Perhaps most notable is the Spring City LDS Chapel for its intricate oolite brickwork. Many of these structures still stand as monuments to pioneer industry and resilience.[1[ “The Founding of Spring City” https://friendsofhistoricspringcity.org/history-2/ (accessed: February 21, 2020)  Allred, James Tillman Sanford. Diary. (1825-1905). https://catalog.churchofjesuschrist.org/assets?id=cacd6a43-7eb9-4cdb-b348-ce2ee27d758d&crate=0&index=2  “Plat of the City of Zion, circa Early June–25 June 1833,” p. , The Joseph Smith Papers, accessed April 1, 2020, https://www.josephsmithpapers.org/paper-summary/plat-of-the-city-of-zion-circa-early-june-25-june-1833/1  Burr, David H. “Survey Maps.” N.P, 1857. Daughters of the Utah Pioneers Museum, Spring City, UT.  Provost, Claire. “Building Zion: the controversial plan for a Mormon-inspired city in Vermont,” The Guardian.com, https://www.theguardian.com/cities/2017/jan/31/building-zion-controversial-plan-mormon-inspired-city-vermont (accessed: February 20, 2020)  Wimmer, Ryan Elwood, “The Walker War Reconsidered” (2010). All Theses and Dissertations. https://scholarsarchive.byu.edu/ (accessed: April 1, 2020). P. 21  Ibid, 53  Antrei, Albert C.T. and Roberts, Allen D. Utah Centennial County History Series – Sanpete County. Utah State Historical Society and Sanpete County Commission, 1999. P. 71  Poll, Richard D. and MacKinnon, William P. “Causes of the Utah War Reconsidered” Journal of Mormon History, Vol 20 (Fall 1994): P. 17  Parry, William T. “A majestic Building Stone: Sanpete Oolite Limestone,” Utah Historical Quarterly, Vol 81 (Winter 2013): P. 55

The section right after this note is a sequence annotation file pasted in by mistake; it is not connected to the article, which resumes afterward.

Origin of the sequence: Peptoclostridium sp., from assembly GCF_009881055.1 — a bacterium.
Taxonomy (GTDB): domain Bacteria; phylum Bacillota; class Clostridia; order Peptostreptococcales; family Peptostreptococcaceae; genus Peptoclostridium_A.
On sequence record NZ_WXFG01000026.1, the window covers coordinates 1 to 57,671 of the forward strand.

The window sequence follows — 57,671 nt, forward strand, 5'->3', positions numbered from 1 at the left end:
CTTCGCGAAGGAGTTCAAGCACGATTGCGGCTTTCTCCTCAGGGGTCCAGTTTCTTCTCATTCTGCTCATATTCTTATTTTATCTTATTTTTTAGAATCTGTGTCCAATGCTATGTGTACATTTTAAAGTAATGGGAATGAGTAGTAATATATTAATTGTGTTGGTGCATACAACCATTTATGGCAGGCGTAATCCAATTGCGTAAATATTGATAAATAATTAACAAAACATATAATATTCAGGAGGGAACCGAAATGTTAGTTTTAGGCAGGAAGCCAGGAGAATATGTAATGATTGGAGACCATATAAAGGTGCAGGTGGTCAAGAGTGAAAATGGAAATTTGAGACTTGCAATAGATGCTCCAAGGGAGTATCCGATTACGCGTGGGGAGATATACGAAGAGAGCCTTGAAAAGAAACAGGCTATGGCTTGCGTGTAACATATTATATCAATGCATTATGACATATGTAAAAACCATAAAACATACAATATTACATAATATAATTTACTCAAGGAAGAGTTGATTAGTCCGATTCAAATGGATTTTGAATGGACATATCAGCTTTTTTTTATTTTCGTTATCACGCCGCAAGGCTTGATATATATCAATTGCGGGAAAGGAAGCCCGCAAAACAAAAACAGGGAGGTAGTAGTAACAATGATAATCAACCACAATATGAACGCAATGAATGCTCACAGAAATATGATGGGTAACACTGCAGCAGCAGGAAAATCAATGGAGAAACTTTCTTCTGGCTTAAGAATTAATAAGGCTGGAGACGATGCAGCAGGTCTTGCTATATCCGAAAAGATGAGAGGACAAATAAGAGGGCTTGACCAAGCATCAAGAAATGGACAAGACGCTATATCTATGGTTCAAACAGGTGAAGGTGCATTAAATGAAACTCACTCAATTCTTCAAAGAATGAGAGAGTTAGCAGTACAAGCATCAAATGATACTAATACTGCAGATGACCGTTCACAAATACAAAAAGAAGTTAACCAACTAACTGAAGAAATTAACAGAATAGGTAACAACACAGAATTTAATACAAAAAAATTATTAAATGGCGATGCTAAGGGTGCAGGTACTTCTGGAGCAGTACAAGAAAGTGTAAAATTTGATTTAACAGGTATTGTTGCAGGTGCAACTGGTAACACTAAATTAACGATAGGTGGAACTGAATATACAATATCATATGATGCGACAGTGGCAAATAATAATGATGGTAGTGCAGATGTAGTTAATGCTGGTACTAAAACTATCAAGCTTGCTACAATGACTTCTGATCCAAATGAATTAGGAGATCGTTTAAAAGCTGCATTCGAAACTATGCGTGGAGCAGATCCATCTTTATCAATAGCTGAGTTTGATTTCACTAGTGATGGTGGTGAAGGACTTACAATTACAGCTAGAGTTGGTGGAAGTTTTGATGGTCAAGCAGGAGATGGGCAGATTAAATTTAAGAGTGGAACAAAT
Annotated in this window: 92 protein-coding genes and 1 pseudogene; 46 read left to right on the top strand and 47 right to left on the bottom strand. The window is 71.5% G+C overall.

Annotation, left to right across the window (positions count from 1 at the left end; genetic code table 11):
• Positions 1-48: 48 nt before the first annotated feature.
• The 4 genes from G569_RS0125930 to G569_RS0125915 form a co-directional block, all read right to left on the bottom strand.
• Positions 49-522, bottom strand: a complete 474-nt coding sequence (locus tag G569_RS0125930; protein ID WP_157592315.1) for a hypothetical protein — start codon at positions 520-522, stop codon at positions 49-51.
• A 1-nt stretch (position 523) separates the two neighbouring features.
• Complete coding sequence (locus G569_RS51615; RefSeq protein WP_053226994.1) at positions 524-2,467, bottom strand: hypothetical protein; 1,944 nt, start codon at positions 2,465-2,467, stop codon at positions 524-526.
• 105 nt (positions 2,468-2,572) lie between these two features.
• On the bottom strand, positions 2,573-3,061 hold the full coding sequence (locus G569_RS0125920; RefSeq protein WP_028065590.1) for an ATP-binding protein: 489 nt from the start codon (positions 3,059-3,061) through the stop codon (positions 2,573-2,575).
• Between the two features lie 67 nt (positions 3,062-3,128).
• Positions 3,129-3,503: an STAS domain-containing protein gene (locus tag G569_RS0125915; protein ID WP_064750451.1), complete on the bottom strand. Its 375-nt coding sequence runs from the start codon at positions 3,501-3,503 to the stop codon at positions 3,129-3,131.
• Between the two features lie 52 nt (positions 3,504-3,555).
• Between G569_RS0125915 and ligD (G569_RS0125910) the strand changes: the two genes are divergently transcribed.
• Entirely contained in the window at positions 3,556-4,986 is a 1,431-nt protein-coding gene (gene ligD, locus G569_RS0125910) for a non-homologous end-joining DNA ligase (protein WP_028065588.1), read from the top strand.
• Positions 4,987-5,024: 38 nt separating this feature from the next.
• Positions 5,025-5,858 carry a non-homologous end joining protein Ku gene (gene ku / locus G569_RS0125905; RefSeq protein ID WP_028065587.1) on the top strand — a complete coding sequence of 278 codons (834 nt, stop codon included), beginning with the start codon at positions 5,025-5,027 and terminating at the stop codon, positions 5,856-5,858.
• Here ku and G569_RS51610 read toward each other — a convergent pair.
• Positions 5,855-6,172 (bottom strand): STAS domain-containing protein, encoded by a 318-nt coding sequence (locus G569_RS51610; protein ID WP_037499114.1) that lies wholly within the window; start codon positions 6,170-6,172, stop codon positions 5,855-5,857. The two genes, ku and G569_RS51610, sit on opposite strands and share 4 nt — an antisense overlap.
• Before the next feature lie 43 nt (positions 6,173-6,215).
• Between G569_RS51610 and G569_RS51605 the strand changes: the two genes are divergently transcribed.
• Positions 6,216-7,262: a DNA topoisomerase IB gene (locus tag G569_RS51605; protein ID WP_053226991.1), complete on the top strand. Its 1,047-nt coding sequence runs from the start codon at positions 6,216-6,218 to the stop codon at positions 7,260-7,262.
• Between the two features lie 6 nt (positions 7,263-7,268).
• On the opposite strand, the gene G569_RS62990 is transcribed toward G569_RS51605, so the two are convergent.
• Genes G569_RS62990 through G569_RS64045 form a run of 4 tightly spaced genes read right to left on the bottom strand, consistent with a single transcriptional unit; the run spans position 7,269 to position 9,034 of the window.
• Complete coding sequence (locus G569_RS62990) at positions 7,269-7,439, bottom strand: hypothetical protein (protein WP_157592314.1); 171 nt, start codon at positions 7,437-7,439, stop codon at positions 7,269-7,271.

Although your article is mostly informative, you are inaccurately stating that “Villagers eventually called Allred’s eponymous settlement Spring City after a natural effusion of cold, clear water at its center” is false. After two failed attempts to settle Allred town a large group of Scandinavians came back to re- settle. It was then called Little Denmark and later called Spring City because of the MANY plentiful springs and pools of water throughout the town. Most of the settlers had wells, or Springs or used water from the Big Ditch that ran Kitty Corner throughout the town. Five large mountain Springs supplied the culinary water for the whole town and and still does today. The Horseshoe Mt. Irrigation Co. delivered the irrigation water from Canal Creek, Oak Creek and part of Cedar Creek. The “natural effusion” of cold water was used by a few settlers as their primary water right and the over flow went to the farmers west by contract with Reid H. Allred who traded his four water shares for the use of the Spring commonly known as the William Blain Spring. This Spring serves two properties east of the D.U.P. historic marker on main street. The names of the 5 Springs that provide culinary to the town are:
Birch Spring, Prince Albert Spring, Mud Hole Spring, Lower Ox Spring and Upper Ox Spring. All of them are east of town up in the mountains.